Hanover Wind Turbine


The turbine was an initiative of the Board of Selectmen prior to the Town Manager Act. It was intended to be a demonstration project as a precursor to a potentially bigger turbine with the most likely sites either on the Lutheran Church hill or behind the high school. The energy consultant hired by the Board of Selectmen used state wind atlases and predicted the turbine would generate enough power for approximately 50% of the Pond Street WTP’s demand (approx. $50,000 in savings per year). It was hoped that a local manufacturer that had purchased rights to proven wind technology out of Europe would ramp up local turbine production. This never materialized. 

The project was designed and procured in accordance with Mass General Laws. The Selectmen’s consultant struggled to understand the state’s procurement process and as
such, they were advised to partner with a traditional engineering firm which they did. Due to the lack of an American-made product in the size that we wanted, the low bidder
turned to an India-based manufacturer. The manufacturer experienced production delays. There were also issues associated with shipping, including the alleged theft of a major controller while in transit to the US. During construction, the vendor had supply chain issues that were caught and corrected during commissioning.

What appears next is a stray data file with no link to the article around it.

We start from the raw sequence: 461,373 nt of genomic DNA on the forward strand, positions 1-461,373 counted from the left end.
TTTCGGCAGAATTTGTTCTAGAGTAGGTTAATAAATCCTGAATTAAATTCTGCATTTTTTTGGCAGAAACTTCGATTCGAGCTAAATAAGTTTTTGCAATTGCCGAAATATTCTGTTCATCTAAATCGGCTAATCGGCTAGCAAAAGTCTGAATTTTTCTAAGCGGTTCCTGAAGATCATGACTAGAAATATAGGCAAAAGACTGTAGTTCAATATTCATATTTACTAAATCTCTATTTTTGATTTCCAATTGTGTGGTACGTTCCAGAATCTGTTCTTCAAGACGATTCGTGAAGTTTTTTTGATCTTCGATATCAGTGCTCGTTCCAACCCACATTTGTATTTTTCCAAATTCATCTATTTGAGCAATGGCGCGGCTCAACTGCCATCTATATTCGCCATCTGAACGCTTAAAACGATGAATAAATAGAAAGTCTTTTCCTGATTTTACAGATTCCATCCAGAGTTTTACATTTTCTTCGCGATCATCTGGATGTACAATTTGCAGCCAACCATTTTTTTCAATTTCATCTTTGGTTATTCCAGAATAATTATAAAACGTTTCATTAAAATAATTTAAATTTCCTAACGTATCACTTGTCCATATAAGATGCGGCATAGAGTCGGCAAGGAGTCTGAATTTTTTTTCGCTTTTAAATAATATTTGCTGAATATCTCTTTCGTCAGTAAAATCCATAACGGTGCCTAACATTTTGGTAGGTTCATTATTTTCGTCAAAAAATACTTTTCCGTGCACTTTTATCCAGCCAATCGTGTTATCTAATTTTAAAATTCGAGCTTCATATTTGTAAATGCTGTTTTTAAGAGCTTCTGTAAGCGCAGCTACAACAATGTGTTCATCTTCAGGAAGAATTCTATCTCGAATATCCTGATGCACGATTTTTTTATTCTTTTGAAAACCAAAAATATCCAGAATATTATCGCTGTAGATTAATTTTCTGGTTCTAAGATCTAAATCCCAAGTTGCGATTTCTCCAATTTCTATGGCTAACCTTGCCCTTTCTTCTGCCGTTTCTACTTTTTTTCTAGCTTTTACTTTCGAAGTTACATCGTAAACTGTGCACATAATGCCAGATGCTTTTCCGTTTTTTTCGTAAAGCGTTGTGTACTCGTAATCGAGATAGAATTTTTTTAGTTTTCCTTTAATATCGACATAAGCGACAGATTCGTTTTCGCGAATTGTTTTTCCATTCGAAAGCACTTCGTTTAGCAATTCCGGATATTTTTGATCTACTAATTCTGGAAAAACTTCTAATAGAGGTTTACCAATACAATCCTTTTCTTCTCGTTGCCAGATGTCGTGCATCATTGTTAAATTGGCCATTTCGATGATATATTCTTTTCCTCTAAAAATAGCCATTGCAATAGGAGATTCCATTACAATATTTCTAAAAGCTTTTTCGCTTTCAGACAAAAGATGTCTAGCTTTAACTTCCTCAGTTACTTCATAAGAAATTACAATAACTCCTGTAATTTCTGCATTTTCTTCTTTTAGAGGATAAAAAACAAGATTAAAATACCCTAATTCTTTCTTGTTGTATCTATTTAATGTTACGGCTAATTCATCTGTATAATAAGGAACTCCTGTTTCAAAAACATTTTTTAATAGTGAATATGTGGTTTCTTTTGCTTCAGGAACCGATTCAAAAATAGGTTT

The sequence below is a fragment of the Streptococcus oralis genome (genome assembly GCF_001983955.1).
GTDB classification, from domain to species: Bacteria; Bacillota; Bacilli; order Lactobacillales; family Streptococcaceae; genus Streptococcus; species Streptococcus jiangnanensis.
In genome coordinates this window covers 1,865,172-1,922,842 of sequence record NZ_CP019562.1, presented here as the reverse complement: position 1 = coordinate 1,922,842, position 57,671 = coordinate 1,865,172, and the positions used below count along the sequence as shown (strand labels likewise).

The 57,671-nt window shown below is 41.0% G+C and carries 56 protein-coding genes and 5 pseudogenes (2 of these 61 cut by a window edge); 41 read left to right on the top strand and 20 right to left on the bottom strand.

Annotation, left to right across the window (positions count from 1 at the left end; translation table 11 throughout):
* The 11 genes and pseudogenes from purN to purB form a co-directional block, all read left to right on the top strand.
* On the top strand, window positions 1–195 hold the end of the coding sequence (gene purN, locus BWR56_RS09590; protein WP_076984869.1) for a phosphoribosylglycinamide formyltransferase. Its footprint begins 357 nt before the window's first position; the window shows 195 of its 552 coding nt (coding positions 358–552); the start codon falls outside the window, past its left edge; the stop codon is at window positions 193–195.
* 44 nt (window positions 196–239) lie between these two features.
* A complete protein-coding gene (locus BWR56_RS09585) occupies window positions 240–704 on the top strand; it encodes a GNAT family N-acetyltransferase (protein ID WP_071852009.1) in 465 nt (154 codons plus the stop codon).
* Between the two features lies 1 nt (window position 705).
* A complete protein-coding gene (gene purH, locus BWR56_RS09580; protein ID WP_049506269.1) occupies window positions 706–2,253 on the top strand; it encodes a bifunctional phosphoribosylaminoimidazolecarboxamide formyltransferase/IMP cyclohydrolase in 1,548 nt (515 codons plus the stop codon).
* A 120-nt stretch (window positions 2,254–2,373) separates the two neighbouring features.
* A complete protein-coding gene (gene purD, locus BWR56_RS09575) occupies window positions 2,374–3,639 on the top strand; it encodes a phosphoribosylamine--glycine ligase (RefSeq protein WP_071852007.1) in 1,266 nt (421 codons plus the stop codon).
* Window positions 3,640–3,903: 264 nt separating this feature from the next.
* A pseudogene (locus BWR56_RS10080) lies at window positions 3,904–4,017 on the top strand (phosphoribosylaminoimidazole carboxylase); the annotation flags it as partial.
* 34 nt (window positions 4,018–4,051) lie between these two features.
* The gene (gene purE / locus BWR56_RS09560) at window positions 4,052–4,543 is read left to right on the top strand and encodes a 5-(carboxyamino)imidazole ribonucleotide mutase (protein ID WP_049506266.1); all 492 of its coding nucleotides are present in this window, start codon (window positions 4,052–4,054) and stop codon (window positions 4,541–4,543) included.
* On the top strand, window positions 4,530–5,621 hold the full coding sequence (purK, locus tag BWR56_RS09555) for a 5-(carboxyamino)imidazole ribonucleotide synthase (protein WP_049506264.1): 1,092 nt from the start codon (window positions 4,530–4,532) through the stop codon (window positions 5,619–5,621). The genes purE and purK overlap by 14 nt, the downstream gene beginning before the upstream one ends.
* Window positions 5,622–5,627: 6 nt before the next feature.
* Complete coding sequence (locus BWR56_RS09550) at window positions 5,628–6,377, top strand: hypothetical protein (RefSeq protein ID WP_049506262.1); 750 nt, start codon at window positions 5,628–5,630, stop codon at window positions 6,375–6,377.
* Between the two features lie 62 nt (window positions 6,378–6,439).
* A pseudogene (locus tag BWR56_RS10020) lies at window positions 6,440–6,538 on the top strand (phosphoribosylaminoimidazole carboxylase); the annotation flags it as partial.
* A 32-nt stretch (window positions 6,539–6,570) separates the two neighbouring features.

The selected turbine, a 250/50 KW SIVA turbine, has two generators. The lower 50 KW generator works when winds are light. The 250 KW generator kicks in when winds exceed
a certain threshold. In practice, the amount of wind available to kick in the higher generator was not available as often as predicted by the consultant and the State’s wind atlas. As such, the turbine spun but never met the anticipated energy output. The commissioning process stalled as the vendor struggled to solve the problems that came up. DPW was unable to push the process through. The Town Manager took over and he too was unable to advance the process. Ultimately the Town pulled the bond and forced the bonding company to meet the expectations. It was a long, drawn-out process.

Prior to construction, the maintenance costs were estimated at $15,000 per year. They turned out to be $35,000 per year. The generator only had enough wind and up-time to produce an estimated $15,000 $20,000 a year in energy. Land-based wind as a source of renewable energy proved to have many challenges and was ultimately overtaken by advances in the solar market which simply were not available at the time we started this process.